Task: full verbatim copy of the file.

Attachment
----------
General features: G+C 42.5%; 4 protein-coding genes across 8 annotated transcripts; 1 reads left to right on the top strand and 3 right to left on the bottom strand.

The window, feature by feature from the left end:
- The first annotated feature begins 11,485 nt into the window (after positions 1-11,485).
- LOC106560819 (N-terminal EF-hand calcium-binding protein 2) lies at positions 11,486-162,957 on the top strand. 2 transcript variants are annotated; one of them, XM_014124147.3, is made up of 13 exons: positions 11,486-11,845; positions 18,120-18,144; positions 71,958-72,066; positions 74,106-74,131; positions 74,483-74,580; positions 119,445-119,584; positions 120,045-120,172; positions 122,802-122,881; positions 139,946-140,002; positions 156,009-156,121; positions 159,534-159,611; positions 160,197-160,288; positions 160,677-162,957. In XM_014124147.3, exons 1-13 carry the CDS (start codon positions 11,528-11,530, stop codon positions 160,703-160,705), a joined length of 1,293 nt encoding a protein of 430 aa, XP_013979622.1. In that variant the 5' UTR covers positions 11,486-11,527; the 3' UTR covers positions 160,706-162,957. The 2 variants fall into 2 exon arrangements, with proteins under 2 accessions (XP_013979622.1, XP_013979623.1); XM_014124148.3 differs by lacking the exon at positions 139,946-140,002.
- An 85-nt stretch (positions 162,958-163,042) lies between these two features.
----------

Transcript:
General features: G+C 42.5%; 4 protein-coding genes across 8 annotated transcripts; 1 reads left to right on the top strand and 3 right to left on the bottom strand.

The window, feature by feature from the left end:
- The first annotated feature begins 11,485 nt into the window (after positions 1-11,485).
- LOC106560819 (N-terminal EF-hand calcium-binding protein 2) lies at positions 11,486-162,957 on the top strand. 2 transcript variants are annotated; one of them, XM_014124147.3, is made up of 13 exons: positions 11,486-11,845; positions 18,120-18,144; positions 71,958-72,066; positions 74,106-74,131; positions 74,483-74,580; positions 119,445-119,584; positions 120,045-120,172; positions 122,802-122,881; positions 139,946-140,002; positions 156,009-156,121; positions 159,534-159,611; positions 160,197-160,288; positions 160,677-162,957. In XM_014124147.3, exons 1-13 carry the CDS (start codon positions 11,528-11,530, stop codon positions 160,703-160,705), a joined length of 1,293 nt encoding a protein of 430 aa, XP_013979622.1. In that variant the 5' UTR covers positions 11,486-11,527; the 3' UTR covers positions 160,706-162,957. The 2 variants fall into 2 exon arrangements, with proteins under 2 accessions (XP_013979622.1, XP_013979623.1); XM_014124148.3 differs by lacking the exon at positions 139,946-140,002.
- An 85-nt stretch (positions 162,958-163,042) lies between these two features.